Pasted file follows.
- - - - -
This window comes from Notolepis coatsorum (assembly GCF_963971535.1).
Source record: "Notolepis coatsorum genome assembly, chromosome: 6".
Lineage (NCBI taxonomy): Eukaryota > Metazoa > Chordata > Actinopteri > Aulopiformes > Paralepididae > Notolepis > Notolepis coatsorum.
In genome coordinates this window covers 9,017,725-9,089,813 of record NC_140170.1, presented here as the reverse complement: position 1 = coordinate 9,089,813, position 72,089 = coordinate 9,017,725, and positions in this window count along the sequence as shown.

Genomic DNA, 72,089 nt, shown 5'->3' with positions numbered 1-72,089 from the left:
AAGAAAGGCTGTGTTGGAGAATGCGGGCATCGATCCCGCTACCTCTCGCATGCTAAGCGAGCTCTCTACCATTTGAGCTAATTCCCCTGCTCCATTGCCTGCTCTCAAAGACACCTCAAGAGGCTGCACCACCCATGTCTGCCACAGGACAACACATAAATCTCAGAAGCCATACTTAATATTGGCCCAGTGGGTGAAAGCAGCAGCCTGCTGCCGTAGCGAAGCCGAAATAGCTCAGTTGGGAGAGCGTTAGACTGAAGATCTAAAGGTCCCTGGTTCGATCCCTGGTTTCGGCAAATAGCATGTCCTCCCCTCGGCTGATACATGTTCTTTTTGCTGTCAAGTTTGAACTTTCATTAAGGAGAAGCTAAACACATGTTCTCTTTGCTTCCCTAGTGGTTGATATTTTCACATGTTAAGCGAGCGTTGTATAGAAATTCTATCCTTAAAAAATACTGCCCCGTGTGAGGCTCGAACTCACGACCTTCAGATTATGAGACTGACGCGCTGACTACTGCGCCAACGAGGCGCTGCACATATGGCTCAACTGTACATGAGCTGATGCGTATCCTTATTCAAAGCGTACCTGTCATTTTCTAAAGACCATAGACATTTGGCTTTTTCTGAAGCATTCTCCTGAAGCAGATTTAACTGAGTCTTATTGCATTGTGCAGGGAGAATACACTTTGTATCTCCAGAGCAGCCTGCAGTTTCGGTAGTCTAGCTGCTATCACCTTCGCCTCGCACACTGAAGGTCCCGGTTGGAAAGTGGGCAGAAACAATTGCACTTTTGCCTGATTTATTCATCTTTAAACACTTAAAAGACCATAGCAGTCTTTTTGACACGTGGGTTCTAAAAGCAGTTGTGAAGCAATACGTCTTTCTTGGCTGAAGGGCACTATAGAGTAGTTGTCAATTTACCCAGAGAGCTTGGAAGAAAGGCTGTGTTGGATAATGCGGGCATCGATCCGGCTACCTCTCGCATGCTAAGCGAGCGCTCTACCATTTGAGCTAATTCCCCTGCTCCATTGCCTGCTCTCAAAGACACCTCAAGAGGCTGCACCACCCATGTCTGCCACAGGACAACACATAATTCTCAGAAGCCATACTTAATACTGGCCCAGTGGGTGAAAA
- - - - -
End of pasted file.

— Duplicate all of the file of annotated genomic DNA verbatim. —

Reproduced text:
This window comes from Notolepis coatsorum (assembly GCF_963971535.1).
Source record: "Notolepis coatsorum genome assembly, chromosome: 6".
Lineage (NCBI taxonomy): Eukaryota > Metazoa > Chordata > Actinopteri > Aulopiformes > Paralepididae > Notolepis > Notolepis coatsorum.
In genome coordinates this window covers 9,017,725-9,089,813 of record NC_140170.1, presented here as the reverse complement: position 1 = coordinate 9,089,813, position 72,089 = coordinate 9,017,725, and positions in this window count along the sequence as shown.

Genomic DNA, 72,089 nt, shown 5'->3' with positions numbered 1-72,089 from the left:
AAGAAAGGCTGTGTTGGAGAATGCGGGCATCGATCCCGCTACCTCTCGCATGCTAAGCGAGCTCTCTACCATTTGAGCTAATTCCCCTGCTCCATTGCCTGCTCTCAAAGACACCTCAAGAGGCTGCACCACCCATGTCTGCCACAGGACAACACATAAATCTCAGAAGCCATACTTAATATTGGCCCAGTGGGTGAAAGCAGCAGCCTGCTGCCGTAGCGAAGCCGAAATAGCTCAGTTGGGAGAGCGTTAGACTGAAGATCTAAAGGTCCCTGGTTCGATCCCTGGTTTCGGCAAATAGCATGTCCTCCCCTCGGCTGATACATGTTCTTTTTGCTGTCAAGTTTGAACTTTCATTAAGGAGAAGCTAAACACATGTTCTCTTTGCTTCCCTAGTGGTTGATATTTTCACATGTTAAGCGAGCGTTGTATAGAAATTCTATCCTTAAAAAATACTGCCCCGTGTGAGGCTCGAACTCACGACCTTCAGATTATGAGACTGACGCGCTGACTACTGCGCCAACGAGGCGCTGCACATATGGCTCAACTGTACATGAGCTGATGCGTATCCTTATTCAAAGCGTACCTGTCATTTTCTAAAGACCATAGACATTTGGCTTTTTCTGAAGCATTCTCCTGAAGCAGATTTAACTGAGTCTTATTGCATTGTGCAGGGAGAATACACTTTGTATCTCCAGAGCAGCCTGCAGTTTCGGTAGTCTAGCTGCTATCACCTTCGCCTCGCACACTGAAGGTCCCGGTTGGAAAGTGGGCAGAAACAATTGCACTTTTGCCTGATTTATTCATCTTTAAACACTTAAAAGACCATAGCAGTCTTTTTGACACGTGGGTTCTAAAAGCAGTTGTGAAGCAATACGTCTTTCTTGGCTGAAGGGCACTATAGAGTAGTTGTCAATTTACCCAGAGAGCTTGGAAGAAAGGCTGTGTTGGATAATGCGGGCATCGATCCGGCTACCTCTCGCATGCTAAGCGAGCGCTCTACCATTTGAGCTAATTCCCCTGCTCCATTGCCTGCTCTCAAAGACACCTCAAGAGGCTGCACCACCCATGTCTGCCACAGGACAACACATAATTCTCAGAAGCCATACTTAATACTGGCCCAGTGGGTGAAAA